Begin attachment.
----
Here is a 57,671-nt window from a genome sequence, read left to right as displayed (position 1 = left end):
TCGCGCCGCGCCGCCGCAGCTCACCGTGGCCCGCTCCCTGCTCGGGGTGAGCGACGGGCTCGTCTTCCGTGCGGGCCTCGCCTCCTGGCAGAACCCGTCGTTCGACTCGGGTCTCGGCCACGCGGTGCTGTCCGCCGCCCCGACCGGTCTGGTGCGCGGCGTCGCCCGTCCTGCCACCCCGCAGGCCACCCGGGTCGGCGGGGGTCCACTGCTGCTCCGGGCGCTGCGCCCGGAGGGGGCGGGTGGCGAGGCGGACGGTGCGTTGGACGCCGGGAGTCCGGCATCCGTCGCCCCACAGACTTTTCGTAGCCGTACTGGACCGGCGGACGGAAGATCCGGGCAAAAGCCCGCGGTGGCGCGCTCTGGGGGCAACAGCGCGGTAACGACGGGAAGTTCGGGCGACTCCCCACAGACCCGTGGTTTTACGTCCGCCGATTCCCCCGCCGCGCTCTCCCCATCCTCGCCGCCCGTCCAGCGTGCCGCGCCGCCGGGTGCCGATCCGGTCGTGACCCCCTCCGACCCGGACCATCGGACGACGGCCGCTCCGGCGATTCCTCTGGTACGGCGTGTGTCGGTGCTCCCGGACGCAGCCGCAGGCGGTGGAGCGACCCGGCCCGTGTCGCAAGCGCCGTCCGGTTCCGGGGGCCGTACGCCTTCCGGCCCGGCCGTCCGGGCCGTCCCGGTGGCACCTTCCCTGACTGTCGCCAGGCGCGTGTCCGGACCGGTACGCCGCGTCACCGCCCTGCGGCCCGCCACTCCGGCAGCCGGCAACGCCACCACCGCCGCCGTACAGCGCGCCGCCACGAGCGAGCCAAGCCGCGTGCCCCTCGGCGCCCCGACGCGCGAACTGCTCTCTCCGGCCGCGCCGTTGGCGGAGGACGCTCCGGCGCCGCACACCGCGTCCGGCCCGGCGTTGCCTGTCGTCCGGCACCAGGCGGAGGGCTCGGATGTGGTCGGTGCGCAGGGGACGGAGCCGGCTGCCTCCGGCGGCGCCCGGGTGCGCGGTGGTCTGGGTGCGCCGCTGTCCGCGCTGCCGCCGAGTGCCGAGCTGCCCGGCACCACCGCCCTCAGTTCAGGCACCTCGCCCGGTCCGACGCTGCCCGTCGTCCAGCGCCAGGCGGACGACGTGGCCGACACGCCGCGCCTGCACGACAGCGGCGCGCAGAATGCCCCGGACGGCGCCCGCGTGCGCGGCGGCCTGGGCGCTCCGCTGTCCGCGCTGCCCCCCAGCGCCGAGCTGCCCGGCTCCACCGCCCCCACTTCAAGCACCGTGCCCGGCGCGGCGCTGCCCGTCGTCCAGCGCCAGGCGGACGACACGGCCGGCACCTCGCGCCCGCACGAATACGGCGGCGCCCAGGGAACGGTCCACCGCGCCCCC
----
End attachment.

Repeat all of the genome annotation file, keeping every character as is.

Here is a 57,671-nt window from a genome sequence, read left to right as displayed (position 1 = left end):
TCGCGCCGCGCCGCCGCAGCTCACCGTGGCCCGCTCCCTGCTCGGGGTGAGCGACGGGCTCGTCTTCCGTGCGGGCCTCGCCTCCTGGCAGAACCCGTCGTTCGACTCGGGTCTCGGCCACGCGGTGCTGTCCGCCGCCCCGACCGGTCTGGTGCGCGGCGTCGCCCGTCCTGCCACCCCGCAGGCCACCCGGGTCGGCGGGGGTCCACTGCTGCTCCGGGCGCTGCGCCCGGAGGGGGCGGGTGGCGAGGCGGACGGTGCGTTGGACGCCGGGAGTCCGGCATCCGTCGCCCCACAGACTTTTCGTAGCCGTACTGGACCGGCGGACGGAAGATCCGGGCAAAAGCCCGCGGTGGCGCGCTCTGGGGGCAACAGCGCGGTAACGACGGGAAGTTCGGGCGACTCCCCACAGACCCGTGGTTTTACGTCCGCCGATTCCCCCGCCGCGCTCTCCCCATCCTCGCCGCCCGTCCAGCGTGCCGCGCCGCCGGGTGCCGATCCGGTCGTGACCCCCTCCGACCCGGACCATCGGACGACGGCCGCTCCGGCGATTCCTCTGGTACGGCGTGTGTCGGTGCTCCCGGACGCAGCCGCAGGCGGTGGAGCGACCCGGCCCGTGTCGCAAGCGCCGTCCGGTTCCGGGGGCCGTACGCCTTCCGGCCCGGCCGTCCGGGCCGTCCCGGTGGCACCTTCCCTGACTGTCGCCAGGCGCGTGTCCGGACCGGTACGCCGCGTCACCGCCCTGCGGCCCGCCACTCCGGCAGCCGGCAACGCCACCACCGCCGCCGTACAGCGCGCCGCCACGAGCGAGCCAAGCCGCGTGCCCCTCGGCGCCCCGACGCGCGAACTGCTCTCTCCGGCCGCGCCGTTGGCGGAGGACGCTCCGGCGCCGCACACCGCGTCCGGCCCGGCGTTGCCTGTCGTCCGGCACCAGGCGGAGGGCTCGGATGTGGTCGGTGCGCAGGGGACGGAGCCGGCTGCCTCCGGCGGCGCCCGGGTGCGCGGTGGTCTGGGTGCGCCGCTGTCCGCGCTGCCGCCGAGTGCCGAGCTGCCCGGCACCACCGCCCTCAGTTCAGGCACCTCGCCCGGTCCGACGCTGCCCGTCGTCCAGCGCCAGGCGGACGACGTGGCCGACACGCCGCGCCTGCACGACAGCGGCGCGCAGAATGCCCCGGACGGCGCCCGCGTGCGCGGCGGCCTGGGCGCTCCGCTGTCCGCGCTGCCCCCCAGCGCCGAGCTGCCCGGCTCCACCGCCCCCACTTCAAGCACCGTGCCCGGCGCGGCGCTGCCCGTCGTCCAGCGCCAGGCGGACGACACGGCCGGCACCTCGCGCCCGCACGAATACGGCGGCGCCCAGGGAACGGTCCACCGCGCCCCC